Habit #8: Be organised and reliable

The number of businesses under a field manager’s care can range from 5 to 100 depending on the business model and their specific responsibilities. The breadth of responsibilities is also typically wide and varied. Staying organised is essential. Being  reliable and responding promptly to phone calls and emails is critical for establishing trust and credibility because it communicates to franchisees you care about them and the success of their business. Effective field managers factor in time each day  to plan ahead and follow up on their commitments. They also use whatever tools are available to help them maintain their efficiency.

Habit #9: Encourage sharing of useful ideas

Franchisees report one of the most useful services their field manager offers is to bring them ideas that are working for other franchisees. This is just one of many ways a field manager can encourage the sharing of ideas. They can also facilitate direct  discussions between franchisees, for instance at regional meetings through panels, case studies and round tables.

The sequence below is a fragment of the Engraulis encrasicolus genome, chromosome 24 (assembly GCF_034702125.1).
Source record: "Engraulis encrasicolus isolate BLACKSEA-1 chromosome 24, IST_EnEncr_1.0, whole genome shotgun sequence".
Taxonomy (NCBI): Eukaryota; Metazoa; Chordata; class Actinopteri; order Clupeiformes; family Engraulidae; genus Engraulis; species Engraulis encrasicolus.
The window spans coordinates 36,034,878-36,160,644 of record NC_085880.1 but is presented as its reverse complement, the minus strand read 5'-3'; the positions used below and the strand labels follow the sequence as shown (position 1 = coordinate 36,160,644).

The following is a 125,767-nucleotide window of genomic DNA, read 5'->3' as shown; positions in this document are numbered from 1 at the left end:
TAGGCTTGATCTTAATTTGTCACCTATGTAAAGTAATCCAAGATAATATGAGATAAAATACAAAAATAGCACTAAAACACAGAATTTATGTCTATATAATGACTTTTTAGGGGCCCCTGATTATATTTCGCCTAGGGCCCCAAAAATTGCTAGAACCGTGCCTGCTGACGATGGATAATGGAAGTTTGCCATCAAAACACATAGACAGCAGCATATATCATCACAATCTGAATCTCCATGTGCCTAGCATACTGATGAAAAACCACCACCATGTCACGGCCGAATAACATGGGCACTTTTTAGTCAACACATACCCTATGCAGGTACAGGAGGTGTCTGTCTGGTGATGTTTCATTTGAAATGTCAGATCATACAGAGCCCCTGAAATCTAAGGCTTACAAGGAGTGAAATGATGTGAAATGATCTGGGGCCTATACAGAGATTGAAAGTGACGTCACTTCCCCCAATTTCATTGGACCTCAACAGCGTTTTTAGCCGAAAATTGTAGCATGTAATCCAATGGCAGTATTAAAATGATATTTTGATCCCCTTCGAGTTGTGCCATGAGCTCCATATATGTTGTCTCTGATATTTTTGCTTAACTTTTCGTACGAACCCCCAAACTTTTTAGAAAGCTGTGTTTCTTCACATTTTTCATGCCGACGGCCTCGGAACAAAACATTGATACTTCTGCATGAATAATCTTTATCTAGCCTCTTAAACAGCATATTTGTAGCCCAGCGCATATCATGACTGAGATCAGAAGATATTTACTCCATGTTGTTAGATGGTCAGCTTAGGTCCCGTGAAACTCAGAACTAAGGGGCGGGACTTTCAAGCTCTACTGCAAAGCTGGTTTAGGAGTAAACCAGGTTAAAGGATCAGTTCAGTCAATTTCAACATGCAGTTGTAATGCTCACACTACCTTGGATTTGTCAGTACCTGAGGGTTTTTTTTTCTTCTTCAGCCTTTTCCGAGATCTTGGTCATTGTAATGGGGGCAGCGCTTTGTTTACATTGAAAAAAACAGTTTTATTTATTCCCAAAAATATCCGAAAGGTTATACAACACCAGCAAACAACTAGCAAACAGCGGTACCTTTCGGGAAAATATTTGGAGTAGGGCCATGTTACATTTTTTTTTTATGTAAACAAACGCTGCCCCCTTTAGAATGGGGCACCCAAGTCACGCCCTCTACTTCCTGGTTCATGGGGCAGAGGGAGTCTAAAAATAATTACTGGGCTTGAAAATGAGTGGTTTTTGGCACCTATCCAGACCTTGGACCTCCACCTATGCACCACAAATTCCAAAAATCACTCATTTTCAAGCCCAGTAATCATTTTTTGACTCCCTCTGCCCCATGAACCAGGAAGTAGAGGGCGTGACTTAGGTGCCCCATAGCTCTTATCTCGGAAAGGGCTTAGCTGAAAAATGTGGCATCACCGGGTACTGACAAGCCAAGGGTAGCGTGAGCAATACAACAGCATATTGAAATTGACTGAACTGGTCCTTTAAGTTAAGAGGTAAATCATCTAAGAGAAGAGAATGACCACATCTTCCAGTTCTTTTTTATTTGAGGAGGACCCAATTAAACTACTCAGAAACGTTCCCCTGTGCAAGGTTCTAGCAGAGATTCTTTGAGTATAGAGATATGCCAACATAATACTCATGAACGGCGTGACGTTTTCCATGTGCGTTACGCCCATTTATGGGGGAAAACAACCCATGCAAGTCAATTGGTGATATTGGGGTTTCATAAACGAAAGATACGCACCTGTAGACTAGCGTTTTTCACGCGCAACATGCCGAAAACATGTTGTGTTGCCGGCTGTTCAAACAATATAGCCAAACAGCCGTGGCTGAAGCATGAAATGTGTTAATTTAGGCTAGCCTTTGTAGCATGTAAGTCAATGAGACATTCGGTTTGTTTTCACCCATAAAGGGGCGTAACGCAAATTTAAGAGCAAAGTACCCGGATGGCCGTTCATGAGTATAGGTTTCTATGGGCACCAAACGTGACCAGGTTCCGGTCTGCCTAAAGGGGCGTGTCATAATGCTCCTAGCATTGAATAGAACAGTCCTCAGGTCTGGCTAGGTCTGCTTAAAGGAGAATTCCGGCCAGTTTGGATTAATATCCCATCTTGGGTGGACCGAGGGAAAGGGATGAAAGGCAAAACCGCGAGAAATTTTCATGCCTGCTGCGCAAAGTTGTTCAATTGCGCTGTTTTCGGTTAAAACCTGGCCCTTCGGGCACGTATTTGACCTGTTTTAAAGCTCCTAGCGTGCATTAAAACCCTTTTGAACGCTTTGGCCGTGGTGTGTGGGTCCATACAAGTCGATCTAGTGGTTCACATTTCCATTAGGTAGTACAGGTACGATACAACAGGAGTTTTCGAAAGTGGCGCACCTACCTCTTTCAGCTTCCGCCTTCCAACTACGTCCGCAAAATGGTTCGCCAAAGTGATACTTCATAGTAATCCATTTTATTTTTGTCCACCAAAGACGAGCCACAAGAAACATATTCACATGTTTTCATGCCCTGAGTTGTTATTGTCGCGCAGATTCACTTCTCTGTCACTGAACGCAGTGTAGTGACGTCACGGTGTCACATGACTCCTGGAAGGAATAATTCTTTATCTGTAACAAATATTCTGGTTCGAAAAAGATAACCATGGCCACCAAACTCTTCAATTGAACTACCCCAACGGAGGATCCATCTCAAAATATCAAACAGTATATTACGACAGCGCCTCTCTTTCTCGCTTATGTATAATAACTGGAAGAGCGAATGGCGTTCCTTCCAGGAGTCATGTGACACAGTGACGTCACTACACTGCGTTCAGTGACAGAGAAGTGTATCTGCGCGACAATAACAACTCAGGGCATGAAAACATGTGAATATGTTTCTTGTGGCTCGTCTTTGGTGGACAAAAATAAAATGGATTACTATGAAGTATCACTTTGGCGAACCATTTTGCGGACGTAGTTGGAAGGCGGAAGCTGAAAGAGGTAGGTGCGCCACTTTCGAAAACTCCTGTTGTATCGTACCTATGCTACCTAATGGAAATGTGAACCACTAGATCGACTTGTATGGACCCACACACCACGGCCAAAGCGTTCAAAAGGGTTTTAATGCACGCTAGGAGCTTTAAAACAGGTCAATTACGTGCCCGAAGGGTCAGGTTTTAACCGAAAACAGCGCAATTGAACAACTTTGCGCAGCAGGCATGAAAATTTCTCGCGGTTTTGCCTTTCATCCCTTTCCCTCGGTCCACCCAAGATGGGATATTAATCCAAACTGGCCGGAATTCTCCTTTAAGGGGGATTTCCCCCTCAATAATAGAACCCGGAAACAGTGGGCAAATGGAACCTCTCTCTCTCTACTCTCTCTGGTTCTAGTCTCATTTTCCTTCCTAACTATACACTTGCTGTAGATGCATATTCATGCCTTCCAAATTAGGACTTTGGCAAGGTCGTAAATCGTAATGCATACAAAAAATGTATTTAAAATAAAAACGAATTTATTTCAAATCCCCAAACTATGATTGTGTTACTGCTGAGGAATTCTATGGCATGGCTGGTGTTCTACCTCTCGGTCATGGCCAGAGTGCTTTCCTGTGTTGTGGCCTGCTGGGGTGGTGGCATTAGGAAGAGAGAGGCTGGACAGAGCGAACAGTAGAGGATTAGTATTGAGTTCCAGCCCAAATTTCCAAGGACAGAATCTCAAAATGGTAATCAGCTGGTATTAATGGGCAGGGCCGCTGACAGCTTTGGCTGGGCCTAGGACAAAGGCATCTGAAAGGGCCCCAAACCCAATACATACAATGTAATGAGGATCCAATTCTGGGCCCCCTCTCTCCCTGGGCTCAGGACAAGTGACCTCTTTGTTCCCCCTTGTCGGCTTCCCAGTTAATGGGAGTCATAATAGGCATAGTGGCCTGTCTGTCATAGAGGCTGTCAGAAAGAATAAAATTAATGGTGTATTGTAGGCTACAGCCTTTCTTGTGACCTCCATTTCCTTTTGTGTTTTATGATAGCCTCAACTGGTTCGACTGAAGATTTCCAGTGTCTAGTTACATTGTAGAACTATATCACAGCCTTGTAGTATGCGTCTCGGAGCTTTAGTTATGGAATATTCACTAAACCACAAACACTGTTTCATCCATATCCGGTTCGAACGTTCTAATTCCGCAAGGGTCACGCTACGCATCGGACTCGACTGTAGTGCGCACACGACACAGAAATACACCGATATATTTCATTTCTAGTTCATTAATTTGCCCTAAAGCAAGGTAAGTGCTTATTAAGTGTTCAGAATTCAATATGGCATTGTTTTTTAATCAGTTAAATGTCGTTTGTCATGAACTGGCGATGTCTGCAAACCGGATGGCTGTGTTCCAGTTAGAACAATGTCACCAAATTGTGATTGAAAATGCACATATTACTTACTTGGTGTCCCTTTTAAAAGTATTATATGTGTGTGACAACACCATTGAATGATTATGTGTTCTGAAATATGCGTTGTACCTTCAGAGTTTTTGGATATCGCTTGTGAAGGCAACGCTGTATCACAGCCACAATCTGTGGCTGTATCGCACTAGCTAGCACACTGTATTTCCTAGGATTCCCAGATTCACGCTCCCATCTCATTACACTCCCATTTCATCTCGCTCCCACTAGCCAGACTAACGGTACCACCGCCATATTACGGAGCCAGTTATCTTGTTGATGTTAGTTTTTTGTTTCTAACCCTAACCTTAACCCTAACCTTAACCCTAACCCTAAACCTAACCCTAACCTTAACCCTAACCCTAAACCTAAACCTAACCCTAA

Effective field managers also collect franchisees ideas and concerns, synthesise them and feed them back to support office. This ability to share feedback from the field takes courage and persistence because the feedback is not always welcome. If you feel like you are sometimes “the meat in the sandwich” you might like to state this, as well as reminding your colleagues that without the meat, you don’t have a sandwich - just two bland pieces of bread! Also refer to habit #2.